Domesticated journalist Tarte follows up his first report on life with critters, Enslaved by Ducks (2003).
The family house in Michigan is home to half-a-dozen indoor birds, mostly parrots, and indoor mammals including cats, rabbits and a skunk. Lodged behind the house is a flock of fowl: ducks, geese and a chicken. The backyard is an animal necropolis. Naturally, Bob and wife Linda, busily tending to their animal charges, just love them all. Reading like a sitcom with a menagerie, the book offers stories of a difficult garden hose, an underfed spider, the eviction of yellow jackets, an adopted apartment-bred duck, a nest of mice in a favorite chair and the tube feeding of an ailing parrot—along with some innocent laughs about Linda’s aching back. A friendly vet ministers to a dying bunny and fixes an egg-bound bird. Mentions of the death of the author’s father and the distressing Alzheimer’s of his increasingly demented mother are certainly troubling, but the text balances them with the comfort of Tarte’s Ark, filled with personable animals like Louie, Ollie, Stanley Sue, “a buff-colored Buff Orpington named Buffy” and a sock monkey. Tarte offers a few bits and pieces concerning humans, but they’re overwhelmed by garrulous pieces about the pets that disappear and appear, clucking, squalling and smelling from basement to attic. The author’s previous work yielded some amusements, but now it’s time to clean house a bit. Tarte’s current presentation of fun with fauna tests just how far personification of animals can go before a grip on normal life begins to loosen.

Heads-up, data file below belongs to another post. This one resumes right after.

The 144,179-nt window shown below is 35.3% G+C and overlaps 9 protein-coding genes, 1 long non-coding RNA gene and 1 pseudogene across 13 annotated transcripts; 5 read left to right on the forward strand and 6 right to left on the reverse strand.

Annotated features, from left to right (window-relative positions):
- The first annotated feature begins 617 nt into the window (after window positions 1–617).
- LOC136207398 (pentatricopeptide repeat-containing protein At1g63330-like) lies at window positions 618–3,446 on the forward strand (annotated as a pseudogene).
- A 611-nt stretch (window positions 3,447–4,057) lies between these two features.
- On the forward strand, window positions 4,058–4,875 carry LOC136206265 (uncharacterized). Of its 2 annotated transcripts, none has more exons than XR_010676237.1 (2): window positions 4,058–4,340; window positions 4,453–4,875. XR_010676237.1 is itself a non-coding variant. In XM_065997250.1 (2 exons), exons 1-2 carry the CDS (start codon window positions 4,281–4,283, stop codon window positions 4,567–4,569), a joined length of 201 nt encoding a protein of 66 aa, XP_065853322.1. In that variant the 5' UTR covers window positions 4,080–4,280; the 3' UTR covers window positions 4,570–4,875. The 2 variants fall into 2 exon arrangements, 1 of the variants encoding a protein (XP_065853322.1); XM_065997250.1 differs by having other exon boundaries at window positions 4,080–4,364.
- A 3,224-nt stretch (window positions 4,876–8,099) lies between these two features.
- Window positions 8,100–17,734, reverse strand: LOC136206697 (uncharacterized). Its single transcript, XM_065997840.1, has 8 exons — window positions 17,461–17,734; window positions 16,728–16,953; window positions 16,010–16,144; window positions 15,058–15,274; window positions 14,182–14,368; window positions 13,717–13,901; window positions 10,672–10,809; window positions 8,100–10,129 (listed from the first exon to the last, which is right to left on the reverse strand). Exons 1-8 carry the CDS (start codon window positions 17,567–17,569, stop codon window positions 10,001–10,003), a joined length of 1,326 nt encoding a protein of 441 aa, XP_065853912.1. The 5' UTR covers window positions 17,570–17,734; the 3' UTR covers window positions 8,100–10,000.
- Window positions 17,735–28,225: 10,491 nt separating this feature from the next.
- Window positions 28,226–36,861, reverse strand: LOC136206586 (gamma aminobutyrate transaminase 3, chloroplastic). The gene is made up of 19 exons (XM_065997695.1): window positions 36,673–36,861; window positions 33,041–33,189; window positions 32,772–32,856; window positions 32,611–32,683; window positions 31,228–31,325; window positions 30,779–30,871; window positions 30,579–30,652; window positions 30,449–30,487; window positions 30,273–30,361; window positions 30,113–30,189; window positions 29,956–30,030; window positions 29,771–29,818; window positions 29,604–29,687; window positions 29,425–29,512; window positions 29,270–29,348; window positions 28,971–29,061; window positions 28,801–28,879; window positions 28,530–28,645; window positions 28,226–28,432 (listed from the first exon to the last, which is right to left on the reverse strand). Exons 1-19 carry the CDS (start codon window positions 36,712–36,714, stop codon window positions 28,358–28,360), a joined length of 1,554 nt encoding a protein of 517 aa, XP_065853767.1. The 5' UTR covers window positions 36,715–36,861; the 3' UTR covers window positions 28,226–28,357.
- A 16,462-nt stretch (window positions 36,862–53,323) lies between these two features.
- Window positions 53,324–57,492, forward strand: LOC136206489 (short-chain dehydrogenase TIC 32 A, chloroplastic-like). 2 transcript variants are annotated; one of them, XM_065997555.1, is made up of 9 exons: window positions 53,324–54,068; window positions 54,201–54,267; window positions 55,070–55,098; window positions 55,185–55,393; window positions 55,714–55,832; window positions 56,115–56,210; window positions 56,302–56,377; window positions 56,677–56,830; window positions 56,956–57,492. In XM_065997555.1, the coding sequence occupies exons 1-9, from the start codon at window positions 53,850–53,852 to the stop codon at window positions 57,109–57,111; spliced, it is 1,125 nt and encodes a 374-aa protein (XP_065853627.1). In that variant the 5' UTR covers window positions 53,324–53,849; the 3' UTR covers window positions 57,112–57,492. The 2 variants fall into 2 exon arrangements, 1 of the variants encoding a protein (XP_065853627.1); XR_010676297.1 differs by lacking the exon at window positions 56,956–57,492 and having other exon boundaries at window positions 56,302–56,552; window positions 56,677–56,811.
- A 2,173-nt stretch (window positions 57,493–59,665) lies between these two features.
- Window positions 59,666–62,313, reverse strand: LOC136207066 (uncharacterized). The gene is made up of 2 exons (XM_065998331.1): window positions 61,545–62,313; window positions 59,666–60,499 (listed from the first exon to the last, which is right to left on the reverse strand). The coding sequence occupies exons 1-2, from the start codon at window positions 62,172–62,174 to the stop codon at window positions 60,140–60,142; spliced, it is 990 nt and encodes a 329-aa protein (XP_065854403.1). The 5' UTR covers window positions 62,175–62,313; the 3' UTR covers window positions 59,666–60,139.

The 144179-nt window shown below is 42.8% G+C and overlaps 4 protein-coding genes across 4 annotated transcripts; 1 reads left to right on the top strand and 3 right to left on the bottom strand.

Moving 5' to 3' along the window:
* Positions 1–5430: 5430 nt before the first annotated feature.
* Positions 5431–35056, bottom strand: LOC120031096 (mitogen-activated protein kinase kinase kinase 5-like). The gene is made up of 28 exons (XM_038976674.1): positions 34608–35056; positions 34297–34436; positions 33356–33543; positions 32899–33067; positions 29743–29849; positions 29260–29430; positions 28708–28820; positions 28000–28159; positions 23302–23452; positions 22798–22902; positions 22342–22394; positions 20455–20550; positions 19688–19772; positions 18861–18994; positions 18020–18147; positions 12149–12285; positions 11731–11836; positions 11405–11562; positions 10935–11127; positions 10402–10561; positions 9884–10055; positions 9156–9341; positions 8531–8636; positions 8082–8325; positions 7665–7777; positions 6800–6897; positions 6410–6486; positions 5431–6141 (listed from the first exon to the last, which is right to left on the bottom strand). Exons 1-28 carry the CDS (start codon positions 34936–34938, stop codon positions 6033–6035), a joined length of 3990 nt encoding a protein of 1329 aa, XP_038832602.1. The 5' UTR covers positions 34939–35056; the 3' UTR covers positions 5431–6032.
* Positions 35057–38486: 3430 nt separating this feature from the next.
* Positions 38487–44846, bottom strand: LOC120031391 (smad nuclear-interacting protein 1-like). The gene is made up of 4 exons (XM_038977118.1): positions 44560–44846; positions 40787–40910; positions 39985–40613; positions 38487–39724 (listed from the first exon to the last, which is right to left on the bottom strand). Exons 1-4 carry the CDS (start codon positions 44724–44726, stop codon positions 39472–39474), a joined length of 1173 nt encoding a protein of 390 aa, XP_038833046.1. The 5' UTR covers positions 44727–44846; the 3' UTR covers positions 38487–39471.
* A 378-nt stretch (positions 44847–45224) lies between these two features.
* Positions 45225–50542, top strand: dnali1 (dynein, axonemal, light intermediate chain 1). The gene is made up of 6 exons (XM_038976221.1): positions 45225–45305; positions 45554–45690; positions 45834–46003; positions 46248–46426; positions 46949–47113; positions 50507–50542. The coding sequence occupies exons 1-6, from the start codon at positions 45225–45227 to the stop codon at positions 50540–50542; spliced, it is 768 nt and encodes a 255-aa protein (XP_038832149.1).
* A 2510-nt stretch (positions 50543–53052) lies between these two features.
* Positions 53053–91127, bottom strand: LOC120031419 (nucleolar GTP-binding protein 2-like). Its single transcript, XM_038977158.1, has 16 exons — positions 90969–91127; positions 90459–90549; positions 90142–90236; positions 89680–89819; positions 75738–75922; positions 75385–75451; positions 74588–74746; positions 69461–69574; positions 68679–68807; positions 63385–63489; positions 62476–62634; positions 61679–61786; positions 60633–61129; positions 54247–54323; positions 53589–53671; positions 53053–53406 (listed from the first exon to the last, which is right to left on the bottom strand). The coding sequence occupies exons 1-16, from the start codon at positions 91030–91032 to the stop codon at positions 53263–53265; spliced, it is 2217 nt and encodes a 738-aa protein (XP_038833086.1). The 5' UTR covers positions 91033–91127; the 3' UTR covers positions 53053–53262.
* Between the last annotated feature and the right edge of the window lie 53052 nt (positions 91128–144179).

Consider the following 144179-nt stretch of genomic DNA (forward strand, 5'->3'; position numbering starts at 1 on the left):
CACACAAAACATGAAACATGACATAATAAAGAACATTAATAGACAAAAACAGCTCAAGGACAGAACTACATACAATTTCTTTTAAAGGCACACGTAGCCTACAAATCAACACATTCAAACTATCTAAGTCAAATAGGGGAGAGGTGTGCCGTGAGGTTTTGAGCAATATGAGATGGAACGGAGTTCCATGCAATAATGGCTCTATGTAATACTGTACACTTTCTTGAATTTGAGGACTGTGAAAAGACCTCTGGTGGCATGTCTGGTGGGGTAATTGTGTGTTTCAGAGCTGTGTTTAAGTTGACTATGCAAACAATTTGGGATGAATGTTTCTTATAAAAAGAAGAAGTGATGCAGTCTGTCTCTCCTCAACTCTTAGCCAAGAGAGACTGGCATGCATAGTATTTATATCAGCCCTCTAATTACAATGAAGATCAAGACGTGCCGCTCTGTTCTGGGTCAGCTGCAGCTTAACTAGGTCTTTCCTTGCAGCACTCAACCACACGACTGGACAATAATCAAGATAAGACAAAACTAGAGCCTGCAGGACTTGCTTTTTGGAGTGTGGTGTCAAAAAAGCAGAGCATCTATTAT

Best for staunch fanciers of fey animal tales.